But for those willing to make a start, there are more options than ever before to make your Isa work for you – and work for the greater good.
You can even have a carbon-free Isa!
By Rosie Murray-West
Supermodels may have a target of being size zero – now, increasingly a big ambition of corporate chiefs is to see their company become net zero.
This is a position where your carbon dioxide emissions and the amount of greenhouse gas you are taking out balance out to nothing.
With big businesses such as BP, Unilever and Nestle committing to being net zero by 2050, it is worth examining whether, as an investor, you can benefit from making similar commitments with your own Isa portfolio.
Oil company BP has committed to being net zero by 2050
Lisa Stanley, co-founder of sustainable money website Good With Money, says decarbonising your Isa portfolio is no longer a strategy for the few.
She says: ‘With growing evidence showing returns from investing sustainably are as good if not better than more carbon-heavy counterparts, there’s little reason not to go down this route.’
Those with conventional investment portfolios may struggle to work out how to decarbonise an Isa portfolio. As well as the difficulty of finding precise data on the carbon impact of individual businesses, investors face the problem of sorting the truly ‘green’ options from the merely cosmetic.
Jason Hollands of Tilney
Jason Hollands, a director of wealth manager Tilney, says some funds that claim to consider environmental, social and governance (ESG) factors in their choice of investments, conduct no more than ‘tick box exercises based on disclosures in glossy company reports’.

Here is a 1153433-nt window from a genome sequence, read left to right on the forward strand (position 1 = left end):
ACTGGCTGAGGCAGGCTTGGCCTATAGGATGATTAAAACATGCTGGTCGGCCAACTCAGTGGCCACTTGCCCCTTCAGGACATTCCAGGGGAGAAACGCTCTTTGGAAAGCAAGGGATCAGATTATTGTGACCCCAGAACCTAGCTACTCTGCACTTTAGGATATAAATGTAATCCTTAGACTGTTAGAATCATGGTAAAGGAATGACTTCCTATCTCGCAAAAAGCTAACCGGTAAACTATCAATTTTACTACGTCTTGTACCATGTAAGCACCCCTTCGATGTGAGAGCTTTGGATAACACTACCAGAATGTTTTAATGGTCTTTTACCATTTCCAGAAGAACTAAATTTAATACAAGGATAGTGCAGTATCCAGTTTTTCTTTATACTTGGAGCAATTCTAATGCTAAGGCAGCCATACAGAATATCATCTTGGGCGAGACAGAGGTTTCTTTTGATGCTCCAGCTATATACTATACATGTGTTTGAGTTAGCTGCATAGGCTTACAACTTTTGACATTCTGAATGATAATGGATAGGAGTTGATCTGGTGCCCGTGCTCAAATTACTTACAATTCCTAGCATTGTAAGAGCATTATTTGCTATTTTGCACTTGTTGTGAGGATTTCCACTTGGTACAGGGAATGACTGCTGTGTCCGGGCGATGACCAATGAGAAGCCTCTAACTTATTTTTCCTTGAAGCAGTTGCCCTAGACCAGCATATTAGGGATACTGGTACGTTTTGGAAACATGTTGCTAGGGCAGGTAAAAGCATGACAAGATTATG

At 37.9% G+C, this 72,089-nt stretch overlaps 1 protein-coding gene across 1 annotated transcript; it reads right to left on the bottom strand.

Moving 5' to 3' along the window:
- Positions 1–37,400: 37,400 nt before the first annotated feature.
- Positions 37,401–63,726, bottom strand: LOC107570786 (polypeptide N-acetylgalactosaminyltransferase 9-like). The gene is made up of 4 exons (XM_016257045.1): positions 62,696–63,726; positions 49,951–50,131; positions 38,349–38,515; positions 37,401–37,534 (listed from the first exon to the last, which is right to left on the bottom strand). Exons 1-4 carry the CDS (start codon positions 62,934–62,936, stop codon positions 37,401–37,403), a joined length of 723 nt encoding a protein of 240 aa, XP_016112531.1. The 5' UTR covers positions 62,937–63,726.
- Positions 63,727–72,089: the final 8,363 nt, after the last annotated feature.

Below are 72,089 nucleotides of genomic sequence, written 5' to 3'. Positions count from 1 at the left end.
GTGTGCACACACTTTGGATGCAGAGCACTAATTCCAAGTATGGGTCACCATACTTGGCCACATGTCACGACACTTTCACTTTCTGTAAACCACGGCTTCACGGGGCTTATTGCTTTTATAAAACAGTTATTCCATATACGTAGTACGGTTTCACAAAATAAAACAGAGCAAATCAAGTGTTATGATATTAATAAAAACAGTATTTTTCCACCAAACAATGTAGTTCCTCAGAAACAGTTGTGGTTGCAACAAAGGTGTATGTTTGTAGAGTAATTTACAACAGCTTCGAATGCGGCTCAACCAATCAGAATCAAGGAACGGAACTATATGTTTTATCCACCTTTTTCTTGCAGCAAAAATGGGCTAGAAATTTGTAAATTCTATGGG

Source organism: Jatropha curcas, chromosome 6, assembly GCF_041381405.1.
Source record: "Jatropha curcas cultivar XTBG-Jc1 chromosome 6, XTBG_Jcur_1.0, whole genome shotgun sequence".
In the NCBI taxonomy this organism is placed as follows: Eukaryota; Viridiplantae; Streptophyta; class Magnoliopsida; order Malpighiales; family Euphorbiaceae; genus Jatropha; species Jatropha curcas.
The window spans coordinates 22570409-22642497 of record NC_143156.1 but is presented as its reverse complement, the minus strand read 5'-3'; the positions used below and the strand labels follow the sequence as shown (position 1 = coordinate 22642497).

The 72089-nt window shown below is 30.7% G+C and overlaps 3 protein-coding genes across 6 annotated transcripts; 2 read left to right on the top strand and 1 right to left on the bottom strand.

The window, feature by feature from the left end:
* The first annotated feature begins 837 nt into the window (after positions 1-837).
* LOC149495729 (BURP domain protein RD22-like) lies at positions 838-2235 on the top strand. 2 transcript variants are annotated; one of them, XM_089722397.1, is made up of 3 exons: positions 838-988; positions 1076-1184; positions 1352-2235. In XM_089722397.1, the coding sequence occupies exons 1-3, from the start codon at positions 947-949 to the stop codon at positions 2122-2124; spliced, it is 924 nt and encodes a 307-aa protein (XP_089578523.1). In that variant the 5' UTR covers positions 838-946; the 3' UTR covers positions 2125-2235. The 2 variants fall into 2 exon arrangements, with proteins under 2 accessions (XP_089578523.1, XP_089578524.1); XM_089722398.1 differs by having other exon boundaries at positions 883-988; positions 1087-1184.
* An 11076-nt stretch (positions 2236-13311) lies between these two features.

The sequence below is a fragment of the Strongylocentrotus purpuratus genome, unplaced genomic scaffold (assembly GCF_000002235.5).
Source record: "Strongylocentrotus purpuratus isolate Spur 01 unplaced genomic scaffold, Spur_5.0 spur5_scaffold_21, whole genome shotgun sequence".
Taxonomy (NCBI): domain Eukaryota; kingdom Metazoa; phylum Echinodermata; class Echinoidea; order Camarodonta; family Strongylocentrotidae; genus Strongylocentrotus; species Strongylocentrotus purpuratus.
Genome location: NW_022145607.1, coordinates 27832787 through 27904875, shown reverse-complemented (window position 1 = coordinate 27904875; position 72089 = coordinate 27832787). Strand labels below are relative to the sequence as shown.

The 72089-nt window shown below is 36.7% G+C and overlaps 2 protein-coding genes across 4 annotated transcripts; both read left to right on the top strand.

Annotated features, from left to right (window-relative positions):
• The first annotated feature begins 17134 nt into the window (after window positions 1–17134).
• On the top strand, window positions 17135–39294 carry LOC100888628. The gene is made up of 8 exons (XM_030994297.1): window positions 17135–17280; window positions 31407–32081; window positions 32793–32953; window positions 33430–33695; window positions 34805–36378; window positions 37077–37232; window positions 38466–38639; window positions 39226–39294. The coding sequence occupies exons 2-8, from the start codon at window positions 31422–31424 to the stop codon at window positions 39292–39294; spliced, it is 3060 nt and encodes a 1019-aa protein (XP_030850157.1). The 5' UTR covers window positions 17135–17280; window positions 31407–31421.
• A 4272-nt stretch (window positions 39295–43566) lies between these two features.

Others say there are investment funds with a genuinely sustainable focus. Hollands suggests Wheb Sustainability, saying: ‘Wheb Asset Management is a small boutique group focused on sustainable investing and so this fund isn’t just one of many funds run by a large business. It’s what they live and breathe.’
Darius McDermott, managing director of Chelsea Financial Services, recommends Investec Global Environmental – a fund ‘that specifically invests in companies that are helping to decarbonise the global economy’.
He also likes Janus Henderson UK Property. He says: ‘It has just committed to be carbon neutral by 2030. The managers and team are working with properties to reduce water waste, make lighting and heating more efficient and use more renewable energies.’
For those who prefer not to choose their own funds, Good With Money’s Stanley suggests using investment platforms that can help you put together an ESG-friendly portfolio. They include Interactive Investor, Nutmeg and The Share Centre (see above) as well as EQ Investors and Ethex.
Even after picking more sustainable funds, you may not have entirely decarbonised your investments. ‘We all have a carbon footprint, so it’s a big ask of any Isa to be completely carbon neutral,’ says Rebecca O’Keefe, head of investment at Interactive Investor.
‘Even watching telly has a carbon footprint – due to the power consumption of the equipment.’ Decarbonising is a balancing act, so try adding in some positive environmental investments to bring your score down.
Offsetting options for the brave include Innovative Finance Isas with a specific environmental focus. Stanley likes Thrive Renewables which operates energy projects across the UK, and Energise Africa which invests in solar energy projects. These focused Isas are risky though, as you are putting all of your money into one business.
Some links in this article may be affiliate links. If you click on them we may earn a small commission. That helps us fund This Is Money, and keep it free to use. We do not write articles to promote products. We do not allow any commercial relationship to affect our editorial independence.